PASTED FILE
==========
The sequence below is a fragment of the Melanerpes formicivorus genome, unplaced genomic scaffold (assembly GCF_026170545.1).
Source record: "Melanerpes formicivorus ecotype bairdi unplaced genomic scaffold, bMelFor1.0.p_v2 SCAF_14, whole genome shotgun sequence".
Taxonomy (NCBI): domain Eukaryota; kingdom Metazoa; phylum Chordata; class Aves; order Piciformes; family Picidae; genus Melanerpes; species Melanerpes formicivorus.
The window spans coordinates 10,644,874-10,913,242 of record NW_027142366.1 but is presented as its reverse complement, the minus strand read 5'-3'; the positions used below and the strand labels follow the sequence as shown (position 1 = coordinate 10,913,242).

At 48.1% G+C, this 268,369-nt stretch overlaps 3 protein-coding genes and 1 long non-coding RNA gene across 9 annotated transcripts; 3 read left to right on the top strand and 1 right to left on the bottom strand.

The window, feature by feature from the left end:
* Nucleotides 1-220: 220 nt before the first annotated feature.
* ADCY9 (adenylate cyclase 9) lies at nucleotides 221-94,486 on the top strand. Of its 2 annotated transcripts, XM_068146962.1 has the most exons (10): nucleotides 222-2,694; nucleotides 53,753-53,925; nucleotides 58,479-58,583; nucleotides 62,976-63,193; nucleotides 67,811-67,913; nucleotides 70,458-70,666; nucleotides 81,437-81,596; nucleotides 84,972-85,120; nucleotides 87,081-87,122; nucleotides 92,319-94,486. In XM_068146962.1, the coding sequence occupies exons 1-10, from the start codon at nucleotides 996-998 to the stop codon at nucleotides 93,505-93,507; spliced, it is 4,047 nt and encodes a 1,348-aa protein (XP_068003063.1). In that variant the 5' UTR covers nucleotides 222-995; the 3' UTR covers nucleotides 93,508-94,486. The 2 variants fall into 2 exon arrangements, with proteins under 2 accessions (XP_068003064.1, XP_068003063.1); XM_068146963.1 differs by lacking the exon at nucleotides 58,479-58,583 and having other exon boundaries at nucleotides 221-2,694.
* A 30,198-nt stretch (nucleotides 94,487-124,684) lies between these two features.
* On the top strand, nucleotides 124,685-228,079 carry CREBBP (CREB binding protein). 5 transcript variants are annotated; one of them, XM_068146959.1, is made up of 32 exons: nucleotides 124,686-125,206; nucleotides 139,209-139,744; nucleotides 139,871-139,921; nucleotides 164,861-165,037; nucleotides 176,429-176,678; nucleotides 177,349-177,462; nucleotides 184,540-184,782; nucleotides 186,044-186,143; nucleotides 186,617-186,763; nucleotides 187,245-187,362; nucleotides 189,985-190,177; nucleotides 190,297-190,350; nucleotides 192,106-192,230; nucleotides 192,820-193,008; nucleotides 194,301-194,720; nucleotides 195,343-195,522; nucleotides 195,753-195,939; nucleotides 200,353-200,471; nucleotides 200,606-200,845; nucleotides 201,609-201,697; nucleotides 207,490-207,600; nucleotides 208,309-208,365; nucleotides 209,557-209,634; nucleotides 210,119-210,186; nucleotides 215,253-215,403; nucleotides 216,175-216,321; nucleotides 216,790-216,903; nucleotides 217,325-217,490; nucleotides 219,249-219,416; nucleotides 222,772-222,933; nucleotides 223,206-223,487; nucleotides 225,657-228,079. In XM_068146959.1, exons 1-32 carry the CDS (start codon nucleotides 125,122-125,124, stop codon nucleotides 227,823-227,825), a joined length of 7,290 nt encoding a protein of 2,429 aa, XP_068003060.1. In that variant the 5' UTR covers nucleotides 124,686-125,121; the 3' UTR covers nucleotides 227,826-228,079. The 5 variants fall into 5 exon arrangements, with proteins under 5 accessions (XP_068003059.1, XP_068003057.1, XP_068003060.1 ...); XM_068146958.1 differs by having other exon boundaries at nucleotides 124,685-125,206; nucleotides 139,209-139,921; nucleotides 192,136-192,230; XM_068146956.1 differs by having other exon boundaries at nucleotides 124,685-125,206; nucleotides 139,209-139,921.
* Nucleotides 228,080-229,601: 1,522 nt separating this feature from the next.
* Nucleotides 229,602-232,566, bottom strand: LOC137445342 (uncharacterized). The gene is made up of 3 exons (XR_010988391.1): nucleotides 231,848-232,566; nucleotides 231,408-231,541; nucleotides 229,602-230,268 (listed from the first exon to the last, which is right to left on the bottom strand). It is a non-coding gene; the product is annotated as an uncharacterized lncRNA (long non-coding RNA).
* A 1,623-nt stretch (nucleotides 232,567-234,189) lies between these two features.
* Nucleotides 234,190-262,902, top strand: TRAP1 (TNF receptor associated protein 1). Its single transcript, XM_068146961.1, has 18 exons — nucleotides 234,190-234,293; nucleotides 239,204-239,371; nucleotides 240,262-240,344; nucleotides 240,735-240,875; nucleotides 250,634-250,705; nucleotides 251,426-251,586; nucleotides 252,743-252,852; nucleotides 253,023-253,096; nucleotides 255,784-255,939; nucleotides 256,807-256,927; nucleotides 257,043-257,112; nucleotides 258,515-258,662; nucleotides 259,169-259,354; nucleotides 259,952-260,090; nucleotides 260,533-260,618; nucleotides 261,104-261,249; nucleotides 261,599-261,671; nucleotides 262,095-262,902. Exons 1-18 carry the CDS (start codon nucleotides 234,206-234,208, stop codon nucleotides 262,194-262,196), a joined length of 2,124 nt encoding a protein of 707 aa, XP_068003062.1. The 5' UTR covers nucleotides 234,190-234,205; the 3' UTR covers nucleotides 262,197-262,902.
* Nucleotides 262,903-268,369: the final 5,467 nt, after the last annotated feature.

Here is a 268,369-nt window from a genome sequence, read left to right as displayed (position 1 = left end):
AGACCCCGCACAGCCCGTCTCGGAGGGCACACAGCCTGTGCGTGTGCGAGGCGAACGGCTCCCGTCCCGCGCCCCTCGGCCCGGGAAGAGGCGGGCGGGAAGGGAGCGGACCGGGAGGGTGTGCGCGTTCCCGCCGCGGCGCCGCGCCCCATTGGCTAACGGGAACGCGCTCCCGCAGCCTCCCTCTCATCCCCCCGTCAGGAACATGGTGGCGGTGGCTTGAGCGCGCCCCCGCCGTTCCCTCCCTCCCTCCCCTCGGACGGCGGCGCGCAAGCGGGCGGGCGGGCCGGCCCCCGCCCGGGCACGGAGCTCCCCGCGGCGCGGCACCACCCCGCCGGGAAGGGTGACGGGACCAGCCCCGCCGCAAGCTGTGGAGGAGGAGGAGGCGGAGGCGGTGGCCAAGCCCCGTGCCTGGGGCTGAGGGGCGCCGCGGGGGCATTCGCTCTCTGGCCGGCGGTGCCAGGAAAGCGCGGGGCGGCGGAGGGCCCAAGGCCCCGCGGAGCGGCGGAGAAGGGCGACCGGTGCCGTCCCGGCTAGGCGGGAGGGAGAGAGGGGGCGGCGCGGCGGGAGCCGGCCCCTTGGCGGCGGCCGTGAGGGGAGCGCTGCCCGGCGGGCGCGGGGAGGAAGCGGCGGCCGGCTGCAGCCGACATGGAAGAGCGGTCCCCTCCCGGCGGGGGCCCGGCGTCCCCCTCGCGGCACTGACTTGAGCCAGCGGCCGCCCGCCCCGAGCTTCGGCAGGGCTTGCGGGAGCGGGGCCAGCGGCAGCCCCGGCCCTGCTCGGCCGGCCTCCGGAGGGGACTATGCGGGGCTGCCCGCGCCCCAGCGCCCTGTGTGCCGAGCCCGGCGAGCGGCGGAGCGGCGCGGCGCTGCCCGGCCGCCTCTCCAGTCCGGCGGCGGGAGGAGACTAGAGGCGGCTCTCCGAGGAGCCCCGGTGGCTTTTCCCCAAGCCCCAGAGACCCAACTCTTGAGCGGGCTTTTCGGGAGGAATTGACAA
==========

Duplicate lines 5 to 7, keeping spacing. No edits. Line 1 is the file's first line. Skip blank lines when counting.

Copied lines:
At 48.1% G+C, this 268,369-nt stretch overlaps 3 protein-coding genes and 1 long non-coding RNA gene across 9 annotated transcripts; 3 read left to right on the top strand and 1 right to left on the bottom strand.

The window, feature by feature from the left end:
* Nucleotides 1-220: 220 nt before the first annotated feature.